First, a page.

Does Sugar Turn Into Fat?

Sugar, a form of carbohydrates, is quickly available to be converted to energy. If sugar calories are not used as energy shortly after they are consumed, however, they are converted into stored body fat by a process known as lipogenesis. One form of sugar in particular, fructose, may be more dangerous and likely to be stored as body fat than other types of sugar, such as sucrose, or table sugar.

When sugar is not burned as fuel by the body, it is converted to fat through a process known as lipogenesis (Image: Comstock/Stockbyte/Getty Images)

High Blood Sugar Leads to High Body Fat

According to the National Council on Strength and Fitness, the two most common sources of carbohydrates in the American diet are high-fructose corn syrup and sucrose. These refined sugars, which are added to many foods, lack the vitamins, minerals, proteins and fiber found in complex carbohydrates. These "empty calories" can cause blood sugar levels to spike, which in turn causes insulin levels to rise. Insulin is a hormone released by the body that helps regulate blood sugar levels. If sugar is not quickly used for energy, insulin removes it from the blood, and it is then converted into triglycerides in the liver. These triglycerides can then be stored as body fat.

Cut Sugar, Not Fat

Scott Olson, a naturopathic doctor, notes that there is a lot of confusion about whether to reduce fats or sugar from the diet in order to lose weight. According to Olson, there are good fats and bad fats but "there is really no good sugar that you can eat." This is because sugar quickly turns to fat inside the body. Olsen says this is because the body prefers not to waste energy. Therefore, when you consume high amounts of sugar in a single sitting, the body's solution is to store it for later. Low-sugar diets can be effective for managing weight and health.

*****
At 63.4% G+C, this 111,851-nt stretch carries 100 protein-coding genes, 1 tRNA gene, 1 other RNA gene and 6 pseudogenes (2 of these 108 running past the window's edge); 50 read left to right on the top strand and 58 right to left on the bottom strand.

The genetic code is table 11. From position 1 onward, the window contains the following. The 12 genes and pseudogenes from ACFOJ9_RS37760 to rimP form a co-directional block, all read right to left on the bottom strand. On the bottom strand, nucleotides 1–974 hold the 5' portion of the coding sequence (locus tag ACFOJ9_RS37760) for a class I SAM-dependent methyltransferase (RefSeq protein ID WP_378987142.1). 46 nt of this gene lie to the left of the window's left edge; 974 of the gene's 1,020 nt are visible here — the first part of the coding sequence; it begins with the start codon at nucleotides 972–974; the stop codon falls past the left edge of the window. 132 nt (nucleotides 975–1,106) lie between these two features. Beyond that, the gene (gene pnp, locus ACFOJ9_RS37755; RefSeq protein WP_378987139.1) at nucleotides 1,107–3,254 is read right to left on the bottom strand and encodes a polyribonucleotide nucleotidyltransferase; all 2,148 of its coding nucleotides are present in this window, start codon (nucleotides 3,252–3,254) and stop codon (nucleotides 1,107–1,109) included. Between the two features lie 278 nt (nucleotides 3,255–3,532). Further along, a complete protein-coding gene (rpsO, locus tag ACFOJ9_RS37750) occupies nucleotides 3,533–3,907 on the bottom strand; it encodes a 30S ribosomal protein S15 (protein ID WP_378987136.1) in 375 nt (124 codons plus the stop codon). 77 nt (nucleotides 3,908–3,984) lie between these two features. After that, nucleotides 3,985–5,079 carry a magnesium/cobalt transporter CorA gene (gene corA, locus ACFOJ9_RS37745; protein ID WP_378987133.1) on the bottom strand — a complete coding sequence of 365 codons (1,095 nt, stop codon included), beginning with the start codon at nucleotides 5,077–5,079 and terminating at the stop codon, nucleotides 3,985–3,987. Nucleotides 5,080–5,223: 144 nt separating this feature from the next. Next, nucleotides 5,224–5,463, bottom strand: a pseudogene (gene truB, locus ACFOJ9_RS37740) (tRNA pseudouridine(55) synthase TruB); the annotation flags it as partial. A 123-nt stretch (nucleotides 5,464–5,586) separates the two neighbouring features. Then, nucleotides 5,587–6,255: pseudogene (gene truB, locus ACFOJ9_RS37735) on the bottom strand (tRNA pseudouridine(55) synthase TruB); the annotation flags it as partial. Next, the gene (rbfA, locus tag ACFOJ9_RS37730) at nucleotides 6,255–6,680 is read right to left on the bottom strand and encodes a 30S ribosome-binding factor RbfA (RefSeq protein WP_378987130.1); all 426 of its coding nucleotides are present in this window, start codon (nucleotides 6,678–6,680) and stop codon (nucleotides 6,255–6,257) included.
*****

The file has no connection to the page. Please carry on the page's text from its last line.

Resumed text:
Keep the Fruit, Ditch the Processed Sugar

According to nutritionist Dr. Jonny Bowden, fructose is converted to fat more quickly than any other type of sugar. Fructose is the sugar found in fruit, often extracted and processed into the ubiquitous high-fructose corn syrup. Fruit, however, contains relatively low levels of fructose when compared to foods with processed sugar. In addition, fruit are whole foods that have fiber and nutrients. Therefore, fruit does not need to be eliminated from the diet, although those who have problems with weight gain or insulin resistance may want to limit their fruit consumption.

Sugar Can Clog Your Arteries

University of California, San Francisco, obesity expert Robert Lustig contends that sugar is a poison that has a high propensity to be stored as body fat. Lustig contends that not all types of calories act the same way once inside the body. Fructose is not metabolized in the same way as other foods and is much more likely to be stored as fat in the liver. The doctor notes that in respect to health, sugar is worse than fat and can have the same artery-clogging effects. Lustig also says that eating fruit is OK because it also contains fiber, which partially blocks a portion of its carbohydrates from being absorbed. Of all sugars, processed forms of fructose, such as high-fructose corn syrup, are the worst, according to Lustig.

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